Friday, January 2, 2009

Rahman's experiment in creating Symphony for Indian Music

I don't know how many of you have listened to the music of the recent movie Yuvaraj, composed by Rahman. Though the movie didn't create much of a mark, neither did the songs become chart busters. But there's indeed some thing very special about the songs composed by Rahman. I feel this is the first time that a proper Western Classical Symphonic orchestration, arangement and composition has been used in Hindi movie.

Use of Western Classical Music is quite insignificant even in the Hollywood movies or Western music albums. I feel in Hollywood it is restricted mainly to the background scores or opera based songs in period movies. But quite interstingly Bollywood has quite a few instances of using Western Classical music - works of various composers like Mozart, Beethoven, Vivaldi etc in songs. Perhaps the extensive use of songs in Indian movies provide more scope to incorporate Western Classical Music than Hollywood. Even then, the proper use of Symphonic orchestra and symphonic style of compositions in Hindi movies was perhaps never attempted before Rahman.

I should acknowledge that there have been some significant efforts in the past in bringing Western Classical Music in mainstream Indian music by people like Anada Shankar (son of legendary dancer Uday Shankar and nephew of Ravi Shankar and perhaps the first Indian to attempt fusion music successfully) and Ilyaraja (the first Indian to compose for Philharmonic Orchestra London), but still Western Classical Music has always been a niche and elite thing, not quite within the reach of the mass. Over the years the Indian Classical Music has been able to penetrate more into mass listeners, to a great extent due to movies using various forms of classical and semi classical music in songs and also due to the glamour and aura created by many leading performers like Ali Akbar Khan, Ravi Shankar, Amzad Ali Khan, Zakir Hussain, L Subramaniam - to name a few - all of whom have also created a significant market for Eastern Classical Music in the West. In this context, Rahman's effort is really commendable. In India movies play a great role in popularizing any form of music. I'm sure the present popularity of Ghazal, Sufi music or folk forms like Bhangra won't have been possible without significant patronage from movies.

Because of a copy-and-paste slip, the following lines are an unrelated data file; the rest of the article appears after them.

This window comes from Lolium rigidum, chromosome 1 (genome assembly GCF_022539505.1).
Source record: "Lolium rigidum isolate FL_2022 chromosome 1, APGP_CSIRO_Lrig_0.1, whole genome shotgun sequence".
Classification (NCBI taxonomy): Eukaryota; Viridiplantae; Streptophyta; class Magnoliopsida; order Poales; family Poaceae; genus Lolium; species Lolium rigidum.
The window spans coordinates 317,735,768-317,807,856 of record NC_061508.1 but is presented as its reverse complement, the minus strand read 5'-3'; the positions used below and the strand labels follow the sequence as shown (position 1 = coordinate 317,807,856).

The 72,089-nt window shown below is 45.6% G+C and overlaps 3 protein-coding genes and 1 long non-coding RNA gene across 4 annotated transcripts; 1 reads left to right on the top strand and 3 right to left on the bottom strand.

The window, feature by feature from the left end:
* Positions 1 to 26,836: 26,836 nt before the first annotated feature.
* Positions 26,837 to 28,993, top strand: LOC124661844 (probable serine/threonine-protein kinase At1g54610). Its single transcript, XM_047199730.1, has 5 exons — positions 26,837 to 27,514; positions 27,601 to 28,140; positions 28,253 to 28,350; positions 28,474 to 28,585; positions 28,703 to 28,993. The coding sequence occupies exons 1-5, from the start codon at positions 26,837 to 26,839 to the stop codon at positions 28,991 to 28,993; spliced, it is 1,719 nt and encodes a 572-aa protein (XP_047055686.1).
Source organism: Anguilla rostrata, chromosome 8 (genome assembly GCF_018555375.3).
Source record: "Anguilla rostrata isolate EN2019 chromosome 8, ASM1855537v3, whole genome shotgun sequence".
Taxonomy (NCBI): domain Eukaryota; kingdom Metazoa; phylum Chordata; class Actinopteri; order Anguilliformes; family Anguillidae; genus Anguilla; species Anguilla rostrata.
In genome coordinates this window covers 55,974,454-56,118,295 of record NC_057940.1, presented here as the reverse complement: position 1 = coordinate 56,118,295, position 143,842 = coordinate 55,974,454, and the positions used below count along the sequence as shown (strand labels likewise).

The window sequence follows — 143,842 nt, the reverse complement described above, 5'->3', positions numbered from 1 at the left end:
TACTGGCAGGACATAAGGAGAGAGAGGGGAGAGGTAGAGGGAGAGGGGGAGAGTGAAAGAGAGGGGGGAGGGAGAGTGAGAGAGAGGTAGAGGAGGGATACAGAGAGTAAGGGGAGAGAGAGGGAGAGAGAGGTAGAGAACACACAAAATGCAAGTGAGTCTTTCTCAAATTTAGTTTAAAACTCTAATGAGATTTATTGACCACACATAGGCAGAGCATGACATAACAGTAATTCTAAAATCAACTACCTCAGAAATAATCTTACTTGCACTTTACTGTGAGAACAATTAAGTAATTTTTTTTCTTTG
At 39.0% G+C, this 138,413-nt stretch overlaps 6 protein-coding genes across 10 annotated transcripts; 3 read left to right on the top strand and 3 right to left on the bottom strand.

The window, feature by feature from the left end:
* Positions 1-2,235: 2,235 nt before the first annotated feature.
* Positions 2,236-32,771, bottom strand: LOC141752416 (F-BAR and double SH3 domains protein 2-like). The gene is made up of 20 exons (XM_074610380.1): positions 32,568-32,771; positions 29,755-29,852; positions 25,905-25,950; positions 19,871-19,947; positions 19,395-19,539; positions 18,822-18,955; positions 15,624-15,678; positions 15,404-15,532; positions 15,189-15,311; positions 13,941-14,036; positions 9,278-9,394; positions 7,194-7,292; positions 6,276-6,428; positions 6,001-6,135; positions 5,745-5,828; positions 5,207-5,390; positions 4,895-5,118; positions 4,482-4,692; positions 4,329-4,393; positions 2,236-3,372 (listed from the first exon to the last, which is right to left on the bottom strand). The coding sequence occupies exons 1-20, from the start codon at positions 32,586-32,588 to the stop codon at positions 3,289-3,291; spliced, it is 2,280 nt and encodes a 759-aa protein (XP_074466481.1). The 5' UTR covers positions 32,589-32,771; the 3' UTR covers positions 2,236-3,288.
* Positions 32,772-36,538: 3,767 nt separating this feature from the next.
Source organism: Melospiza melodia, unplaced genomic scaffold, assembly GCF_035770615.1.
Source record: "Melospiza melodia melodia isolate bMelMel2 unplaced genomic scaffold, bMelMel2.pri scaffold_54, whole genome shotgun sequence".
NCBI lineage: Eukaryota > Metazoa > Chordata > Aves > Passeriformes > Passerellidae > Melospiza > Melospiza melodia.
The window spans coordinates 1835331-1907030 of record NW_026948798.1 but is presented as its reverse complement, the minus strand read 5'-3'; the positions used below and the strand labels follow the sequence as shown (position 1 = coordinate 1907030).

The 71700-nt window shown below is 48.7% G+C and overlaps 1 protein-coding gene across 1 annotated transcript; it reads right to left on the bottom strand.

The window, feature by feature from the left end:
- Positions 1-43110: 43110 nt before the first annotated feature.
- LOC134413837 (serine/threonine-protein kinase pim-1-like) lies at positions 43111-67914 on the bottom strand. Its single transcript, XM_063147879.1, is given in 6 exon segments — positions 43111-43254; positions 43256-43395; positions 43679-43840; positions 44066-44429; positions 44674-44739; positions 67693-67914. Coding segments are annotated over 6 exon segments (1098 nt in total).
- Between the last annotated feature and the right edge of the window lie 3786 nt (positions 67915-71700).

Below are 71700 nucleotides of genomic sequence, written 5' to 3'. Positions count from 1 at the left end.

Bollywood has always attracted the best of the talents from all over India. This has created a very cosmopolitan and enriched form of popular music. Many regional flavors amalgamated into a pan Indian form. In the earlier days Bollyood was mainly driven by people from Bengal, Punjab and Maharashtra thus bringing in rich elements of literature, culture, folk, devotional, traditional, classical and semi-classical forms of music from all these regions into Bollywood. During the earliest phase of Hindi movie production in Calcutta in 30-40s under New Theatres, Bombay Talkies' Devika Rani, Himanshu Rai, Ashok Kumar, Filmistan's Shashadhar Mukherjee and music composers like Anil Biswas, Timir Baran, Pankaj Mallik and K C Dey, Rabindranath Tagore was still alive and his influence in any form or art and culture was really unavoidable. Interestingly till date the format of any movie song in any language in India still follows the format of a Rabindra Sangeet with the duration of 3-4 minutes and consisting of sections like Mukhra, Antara and Sanchari. Rabindra Sangeet itself has many ingredients of an Opera. The later Bengali composers like Salil Chowdhury, S D Burman, Hemant Kumar also used folk elements of Bengal and Assam like Baul, Bhatiyali, Kirtan and Bihu widely in Hindi movies. The trio Raj Kapoor-Dilip Kumar-Dev Anand along with composers like O P Nayyar, Roshan, Madan Mohan, Khayyam, Shankar (of Shankar Jaikishan duo) and above all the most famous singer of the time Mohd. Rafi brought in Punjabi elements in music and movies. C Ramachandra and off course the Mangeshkar sisters Lata and Asha, with genes deeply rooted in Marathi Natya Sangeet brought another dimension to Hindi movies. Naushad brought elements of Uttar Pradesh. Apart from the regional flavors in Bollywwod the undercurrent of classical and semi classical music was also quite predominant because most of the composers had deep roots in Indian Classical Music. But throughout the Western Classical Music was always little ignored in Bollywood. Even the usage of Western Classical instruments like Cello and Viola reduced considerably after the 60's. Who can forget the Cello in "Waqt Ke Kiya Kya Haseen Sitam" and "Woh Shaam Kuchh Ajeeb Thi"? That's why Rahman's experiment in Yuvaraj is really a great thing for Indian Music.